Looking for tailgate culture change, UK seeks more feedback

Students play cornhole at UK’s student tailgate at the Johnson Center Field on Nov. 18, 2018.

This fall football season has brought UK students and administrators perhaps the most eventful tailgate season in recent memory.

With the introduction of an all-student, university-controlled tailgate zone where alcohol is limited, university officials signaled that they were looking to continue to combat a college drinking culture that is pervasive both nationally and locally. At the same time, the wilder side of tailgate culture has bitten back with a car-flipping incident that went viral, a fraternity banned and a UK student arrested after a tragic car accident during an early season home football game that left a 4-year-old boy dead.

Seven tailgates later, has the university’s experiment gained any ground?

Why have an all student tailgate anyway?

The Gameday Zone, a fenced-in tailgating zone specifically for UK students, was introduced this fall to hep UK try to change student tailgate culture and better enforce its alcohol policy by pushing on-campus student tailgating into an enclosed and more easily monitored setting. The university-mandated tailgate is a far cry from The Bowl, UK’s historically wild tailgate zone next to the Blue Courts on Cooper Drive, where there were no tailgates allowed this year.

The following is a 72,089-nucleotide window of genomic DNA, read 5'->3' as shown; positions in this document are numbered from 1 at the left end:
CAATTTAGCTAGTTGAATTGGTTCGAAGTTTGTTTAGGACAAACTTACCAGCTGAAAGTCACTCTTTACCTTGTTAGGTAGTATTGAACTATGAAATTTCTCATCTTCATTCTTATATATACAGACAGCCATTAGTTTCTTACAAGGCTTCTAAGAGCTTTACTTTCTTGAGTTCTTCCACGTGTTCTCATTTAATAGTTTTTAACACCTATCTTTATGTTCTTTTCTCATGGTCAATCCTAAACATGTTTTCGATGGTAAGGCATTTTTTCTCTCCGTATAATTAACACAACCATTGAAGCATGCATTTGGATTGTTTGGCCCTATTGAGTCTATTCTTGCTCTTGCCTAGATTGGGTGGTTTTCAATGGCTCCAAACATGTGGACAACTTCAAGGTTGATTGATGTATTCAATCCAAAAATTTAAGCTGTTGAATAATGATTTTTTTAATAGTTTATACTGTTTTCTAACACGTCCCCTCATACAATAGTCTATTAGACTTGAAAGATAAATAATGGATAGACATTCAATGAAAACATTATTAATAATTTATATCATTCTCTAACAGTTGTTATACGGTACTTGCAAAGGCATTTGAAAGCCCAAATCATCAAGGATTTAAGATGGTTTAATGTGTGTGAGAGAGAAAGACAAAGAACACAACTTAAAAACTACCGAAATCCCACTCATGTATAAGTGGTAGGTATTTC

For some students, UK’s switch to the Zone was viewed as a war on fun, but, according to Dean of Students Nick Kehrwald, the university’s switch to the zone is largely predicated on a desire to increase general student wellness by combating a college drinking culture, which encourages excessive and potentially dangerous alcohol use, he said.

“For the population that I interact with, the students on this campus, alcohol has and remains the number one issue from a substance use perspective,” Kehrwald told the Kernel in November. He added that excessive alcohol consumption can have a measured effect on many aspects of student life, including physical health, academic performance, friendships, physical violence and sexual violence.

“Every dean of students in the country will still tell you it’s the number one substance that we think about. That hasn’t changed, but it’s complicated. There’s not one simple solution to it,” he said.

Several media organizations and on-campus student leaders had said they’d hoped that the shocking death of a 4-year-old boy, who was struck by a sedan driven by a UK student who was allegedly under the influence of alcohol, would hopefully kickstart a campus culture change.

The means by which that change might have been measured are unclear, but what is clear is that UK’s Gameday Zone has remained relatively unpopular among some student groups. University officials have reiterated that they are trying to learn as much as possible about the first semester of the tailgate zone and are looking at implementing changes relating to student feedback.

How has the tailgate gone?

Kehrwald said overall attendance in the space has fluctuated throughout the season. One of the most well-attended games was the homecoming game in October against Vanderbilt, a windy, overcast affair that saw more than 400 students visit the space. Student organization participation has been low, he added.

The university has hosted student focus groups and has assigned classes that patrol the zone asking for student feedback and measuring attendance.

Kehrwald said that getting a wide range of opinions from students who have actually gone to the space has been challenging because “the students who use it are typically going to give positive, affirmative responses, right? Because that’s why they’re showing up.”

Allison Olmsted, a post-graduate pharmacy student who was at the Gameday Zone in September, said the tailgate scene she saw outside the Johnson Center was radically different than when she was an undergrad.